Chancellor George Osborne unveiled his 2012 budget on Wednesday, announcing a cut in income taxes and the speeding up of cuts to corporate taxes, which he will fund with levies on banks and wealthy proper owners.
Following are reactions to the government's economic forecasts, business measures and new tax proposals:
VICKY REDWOOD, CAPITAL ECONOMICS
The Chancellor's decision to hold back from any net giveaway was just as well given that this morning's public finances figures showed that borrowing this year is unlikely to undershoot the OBR's previous forecast by much, if at all.
We continue to think that the OBR's growth forecasts look optimistic and that the government will soon start finding it rather harder to bring down borrowing. For now, though, the UK's safe-haven status looks secure.
HOWARD ARCHER, GLOBAL INSIGHT
The new forecasts from the Office for Budget Responsibility (OBR) provide a rare recent luxury for a UK Chancellor with the growth forecasts being essentially unchanged.
This is of welcome relief to the Chancellor and spares him having to tighten overall fiscal policy further.
Having said that projected GDP growth of 0.8 percent in 2012 (revised up from 0.7 percent) is still worryingly weak and hardly a matter for celebration.
PHILIP SHAW, INVESTEC
Nothing particularly dramatic. The GDP forecasts look reasonably similar to the autumn statement numbers, it's not a massive shift in the economy between November and March.
GEORGE BUCKLEY, DEUTSCHE BANK Growth was revised up slightly for 2012 to 0.8 percent (from 0.7 percent) - while this is the first upward revision we have seen in quite some time (since 2009) it is clearly very modest.
BRIAN HILLIARD, SOCIETE GENERALE
The headline grabber is the cut in income tax. He said the higher rate didn't raise any extra money anyway, so economically he can justify it but politically I think it's a bit of a gamble.
ROSS WALKER, RBS
All very much as expected, barely any changes at all to the growth and borrowing numbers. It looks from a market point of view to be fairly neutral.
DOMINIC SWORDS, HENLEY BUSINESS SCHOOL
Unwinding that 50p down to 45p will have a bigger cost to total tax than he is expecting. Clearly it's a political decision that he's taken to be seen as the champion of enterprise.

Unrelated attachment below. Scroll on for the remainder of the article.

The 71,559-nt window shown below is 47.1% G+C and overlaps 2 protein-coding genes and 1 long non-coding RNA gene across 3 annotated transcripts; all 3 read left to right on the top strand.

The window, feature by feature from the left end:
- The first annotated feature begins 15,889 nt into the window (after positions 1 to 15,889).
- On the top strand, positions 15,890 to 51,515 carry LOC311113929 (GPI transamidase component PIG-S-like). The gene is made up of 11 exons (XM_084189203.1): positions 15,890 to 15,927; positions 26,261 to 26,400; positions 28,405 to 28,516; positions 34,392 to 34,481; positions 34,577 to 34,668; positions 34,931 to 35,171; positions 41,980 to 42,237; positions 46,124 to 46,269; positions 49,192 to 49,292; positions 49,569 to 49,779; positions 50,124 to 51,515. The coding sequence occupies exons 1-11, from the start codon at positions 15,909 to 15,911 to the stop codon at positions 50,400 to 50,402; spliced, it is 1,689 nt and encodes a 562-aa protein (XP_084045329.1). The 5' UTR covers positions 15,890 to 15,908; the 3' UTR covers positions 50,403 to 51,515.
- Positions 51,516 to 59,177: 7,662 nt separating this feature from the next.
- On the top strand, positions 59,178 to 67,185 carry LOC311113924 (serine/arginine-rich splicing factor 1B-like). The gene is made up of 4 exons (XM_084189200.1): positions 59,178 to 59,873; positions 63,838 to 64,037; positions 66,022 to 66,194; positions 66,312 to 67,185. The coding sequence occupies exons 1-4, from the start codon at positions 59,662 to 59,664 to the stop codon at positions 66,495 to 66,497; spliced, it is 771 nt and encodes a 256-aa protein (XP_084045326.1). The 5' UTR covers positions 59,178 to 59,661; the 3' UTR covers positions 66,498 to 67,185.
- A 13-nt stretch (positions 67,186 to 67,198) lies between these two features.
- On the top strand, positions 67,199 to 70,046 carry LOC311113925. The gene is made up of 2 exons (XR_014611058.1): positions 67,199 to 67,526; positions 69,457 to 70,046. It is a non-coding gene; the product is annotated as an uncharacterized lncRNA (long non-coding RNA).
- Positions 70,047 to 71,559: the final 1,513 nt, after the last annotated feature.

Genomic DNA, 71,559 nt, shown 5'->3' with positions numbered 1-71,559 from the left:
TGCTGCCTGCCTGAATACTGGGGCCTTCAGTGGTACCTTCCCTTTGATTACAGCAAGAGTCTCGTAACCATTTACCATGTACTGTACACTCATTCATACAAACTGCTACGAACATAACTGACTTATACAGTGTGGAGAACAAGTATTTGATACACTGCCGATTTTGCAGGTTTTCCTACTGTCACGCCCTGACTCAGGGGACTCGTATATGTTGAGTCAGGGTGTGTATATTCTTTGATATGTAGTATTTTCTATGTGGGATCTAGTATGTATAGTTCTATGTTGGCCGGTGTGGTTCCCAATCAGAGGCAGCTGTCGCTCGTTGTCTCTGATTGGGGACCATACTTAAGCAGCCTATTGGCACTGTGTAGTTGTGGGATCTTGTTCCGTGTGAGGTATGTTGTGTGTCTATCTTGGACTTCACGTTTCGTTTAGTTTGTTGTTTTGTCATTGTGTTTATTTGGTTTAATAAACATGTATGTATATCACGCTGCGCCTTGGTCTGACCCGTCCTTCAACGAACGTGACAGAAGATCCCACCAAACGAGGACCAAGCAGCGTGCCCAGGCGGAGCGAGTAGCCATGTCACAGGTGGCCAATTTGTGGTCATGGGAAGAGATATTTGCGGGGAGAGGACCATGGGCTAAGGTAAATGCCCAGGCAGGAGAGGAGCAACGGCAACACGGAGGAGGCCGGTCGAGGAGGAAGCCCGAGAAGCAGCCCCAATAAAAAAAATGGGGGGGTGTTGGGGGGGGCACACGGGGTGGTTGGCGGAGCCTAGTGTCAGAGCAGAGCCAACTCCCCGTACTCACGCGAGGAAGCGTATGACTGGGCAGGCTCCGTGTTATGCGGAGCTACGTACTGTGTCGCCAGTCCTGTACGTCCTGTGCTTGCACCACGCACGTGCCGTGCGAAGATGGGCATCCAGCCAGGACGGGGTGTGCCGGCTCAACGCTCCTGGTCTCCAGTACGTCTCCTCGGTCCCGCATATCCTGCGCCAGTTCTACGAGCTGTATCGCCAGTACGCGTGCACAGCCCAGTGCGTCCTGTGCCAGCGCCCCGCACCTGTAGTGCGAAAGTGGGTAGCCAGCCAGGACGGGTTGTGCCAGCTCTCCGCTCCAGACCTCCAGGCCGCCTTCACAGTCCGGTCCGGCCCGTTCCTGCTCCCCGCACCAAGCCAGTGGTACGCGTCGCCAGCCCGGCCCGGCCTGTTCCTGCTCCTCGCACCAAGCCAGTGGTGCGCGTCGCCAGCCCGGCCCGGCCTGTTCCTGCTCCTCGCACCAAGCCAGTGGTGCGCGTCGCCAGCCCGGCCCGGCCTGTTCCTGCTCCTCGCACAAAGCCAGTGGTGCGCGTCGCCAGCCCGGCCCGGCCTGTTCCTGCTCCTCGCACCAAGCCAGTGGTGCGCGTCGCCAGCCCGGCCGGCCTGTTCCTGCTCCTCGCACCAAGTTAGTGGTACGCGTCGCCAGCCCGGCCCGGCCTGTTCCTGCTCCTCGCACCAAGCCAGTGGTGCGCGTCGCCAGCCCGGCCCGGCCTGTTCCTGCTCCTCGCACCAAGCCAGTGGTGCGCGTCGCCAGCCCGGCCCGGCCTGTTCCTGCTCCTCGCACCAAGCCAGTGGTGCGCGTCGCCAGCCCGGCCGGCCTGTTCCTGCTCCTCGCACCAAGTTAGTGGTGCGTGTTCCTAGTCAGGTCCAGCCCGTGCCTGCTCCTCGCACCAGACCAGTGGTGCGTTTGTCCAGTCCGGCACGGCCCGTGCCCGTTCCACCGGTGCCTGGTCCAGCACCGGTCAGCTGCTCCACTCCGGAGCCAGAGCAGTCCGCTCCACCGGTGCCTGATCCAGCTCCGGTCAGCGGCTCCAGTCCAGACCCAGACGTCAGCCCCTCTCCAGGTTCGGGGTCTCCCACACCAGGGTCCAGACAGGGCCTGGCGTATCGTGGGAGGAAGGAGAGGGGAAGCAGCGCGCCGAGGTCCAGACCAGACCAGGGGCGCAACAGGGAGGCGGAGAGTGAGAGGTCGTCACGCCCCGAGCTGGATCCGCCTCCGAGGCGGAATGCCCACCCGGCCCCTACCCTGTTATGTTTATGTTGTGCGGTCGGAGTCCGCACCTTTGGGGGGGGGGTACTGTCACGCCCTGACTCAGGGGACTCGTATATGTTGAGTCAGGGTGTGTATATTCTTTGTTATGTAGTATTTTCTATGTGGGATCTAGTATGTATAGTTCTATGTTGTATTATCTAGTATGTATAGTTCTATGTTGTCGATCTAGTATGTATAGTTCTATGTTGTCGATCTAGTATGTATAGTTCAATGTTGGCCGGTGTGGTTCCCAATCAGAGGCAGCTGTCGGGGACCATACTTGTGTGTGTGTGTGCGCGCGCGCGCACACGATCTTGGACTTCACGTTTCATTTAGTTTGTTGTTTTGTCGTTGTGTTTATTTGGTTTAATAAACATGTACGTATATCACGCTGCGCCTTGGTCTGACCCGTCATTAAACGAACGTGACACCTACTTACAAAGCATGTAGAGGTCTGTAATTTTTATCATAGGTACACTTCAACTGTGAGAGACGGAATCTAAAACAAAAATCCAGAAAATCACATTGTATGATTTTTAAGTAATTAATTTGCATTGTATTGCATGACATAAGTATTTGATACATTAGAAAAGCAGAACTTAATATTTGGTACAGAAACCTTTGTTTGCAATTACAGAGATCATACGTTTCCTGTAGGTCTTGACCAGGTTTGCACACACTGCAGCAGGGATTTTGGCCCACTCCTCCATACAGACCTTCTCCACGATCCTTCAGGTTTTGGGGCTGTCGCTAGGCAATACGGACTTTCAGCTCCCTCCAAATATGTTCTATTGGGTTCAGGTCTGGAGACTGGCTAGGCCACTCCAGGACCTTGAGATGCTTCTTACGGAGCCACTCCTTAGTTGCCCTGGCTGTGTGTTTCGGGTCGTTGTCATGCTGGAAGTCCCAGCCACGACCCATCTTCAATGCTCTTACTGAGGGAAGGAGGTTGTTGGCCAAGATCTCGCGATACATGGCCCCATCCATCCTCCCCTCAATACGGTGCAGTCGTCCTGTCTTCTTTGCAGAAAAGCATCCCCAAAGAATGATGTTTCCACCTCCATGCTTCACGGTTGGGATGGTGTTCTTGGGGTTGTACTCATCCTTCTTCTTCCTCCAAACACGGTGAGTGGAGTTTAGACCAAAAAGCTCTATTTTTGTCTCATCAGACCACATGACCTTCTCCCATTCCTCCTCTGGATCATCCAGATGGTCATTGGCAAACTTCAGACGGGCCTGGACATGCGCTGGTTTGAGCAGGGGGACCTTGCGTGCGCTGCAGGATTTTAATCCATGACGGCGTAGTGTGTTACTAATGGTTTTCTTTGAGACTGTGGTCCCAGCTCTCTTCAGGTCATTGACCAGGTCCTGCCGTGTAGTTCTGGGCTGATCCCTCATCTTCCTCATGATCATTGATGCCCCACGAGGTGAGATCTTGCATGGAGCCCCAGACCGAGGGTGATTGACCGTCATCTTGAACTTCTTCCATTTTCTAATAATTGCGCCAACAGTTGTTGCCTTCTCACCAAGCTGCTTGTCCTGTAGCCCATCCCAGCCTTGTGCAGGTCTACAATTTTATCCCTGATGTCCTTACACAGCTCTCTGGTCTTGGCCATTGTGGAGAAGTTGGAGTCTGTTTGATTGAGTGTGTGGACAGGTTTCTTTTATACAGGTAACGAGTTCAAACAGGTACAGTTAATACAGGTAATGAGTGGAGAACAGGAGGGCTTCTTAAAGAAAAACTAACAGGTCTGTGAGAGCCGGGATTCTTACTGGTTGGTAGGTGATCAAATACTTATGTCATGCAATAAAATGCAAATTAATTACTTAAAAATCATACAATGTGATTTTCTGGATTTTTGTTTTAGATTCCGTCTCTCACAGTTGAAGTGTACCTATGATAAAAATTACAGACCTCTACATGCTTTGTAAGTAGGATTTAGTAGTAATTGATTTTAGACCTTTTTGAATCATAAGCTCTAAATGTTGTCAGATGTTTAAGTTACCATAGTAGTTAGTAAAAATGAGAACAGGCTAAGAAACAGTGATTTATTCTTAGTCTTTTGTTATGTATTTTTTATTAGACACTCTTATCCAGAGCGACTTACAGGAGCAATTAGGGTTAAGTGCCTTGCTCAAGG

The net effect of the economics of it is a Robin Hood who is taking from the very wealthy to give to the quite wealthy.
TOM ASTON, KPMG
For the fourth time, banks are being hit with another increase in the bank levy.
At a time where the more international focused banks are already outperforming UK focused ones, today's increase may prompt banks to again reassess the attractiveness of operating in the UK.
If banks shrink their balance sheets then they will pay less bank levy, but typically at the same time they will be lending less to the economy.
SIMON DENHAM, CAPITAL SPREADS
The banker bashing continues. Banks will be in the loser's camp as they will not benefit from the cut in corporation tax. An extraordinary manoeuvre when it's precisely them who we need to rely on to help boost credit to business and individuals.
BRITISH BANKERS ASSOCIATION
The change in bank levy was expected once the corporation tax cut had been announced. The change corrects what would otherwise be a shortfall in the bank levy, in order to raise the government's target of at least 2.5 billion pounds each year.
RUSSELL QUIRK, EMOOV.CO.UK
Few parts of the Budget smacked of such naked tokenism as the new top rate of stamp duty.
It may be a clever wheeze to mitigate the political fallout from the abolition of the 50p tax rate. But ultimately this ill-thought-out measure is just another tax on aspiration, and a levy on success.
TIM MARTIN, JD WETHERSPOON
We are disappointed that excise duties on alcohol will increase by two per cent beyond the rate of inflation, since the British people are now paying 40 per cent of all the alcohol duties in Europe.
We are also very disappointed that pubs will continue to pay 20 per cent VAT on food when supermarkets pay nothing, enabling them to cross subsidise their prices for alcoholic drinks.
BOB CROW, RMT UNION
The tinkering at the lower end of the tax scale will be swallowed up by increased utility bills and travel costs while the rich will just engage another army of accountants and lawyers to dodge the so-called clampdown on tax avoidance by inventing another barrage of scams.
ANDREW LEDGER, BARCLAYS
Hopefully this will be the first step in putting Britain back on the map as a cost-effective destination for drama production. That should tempt more overseas production companies to shoot dramas here in the UK, just as we've seen happen in film.
JAMES LOWMAN, ASSOCIATION OF CONVENIENCE STORES
Sunday Trading relaxation will present artificial growth in large stores and supermarkets paid for by loss of trade in local shops up and down the country.
(Reporting by Kate Holton and UK equities)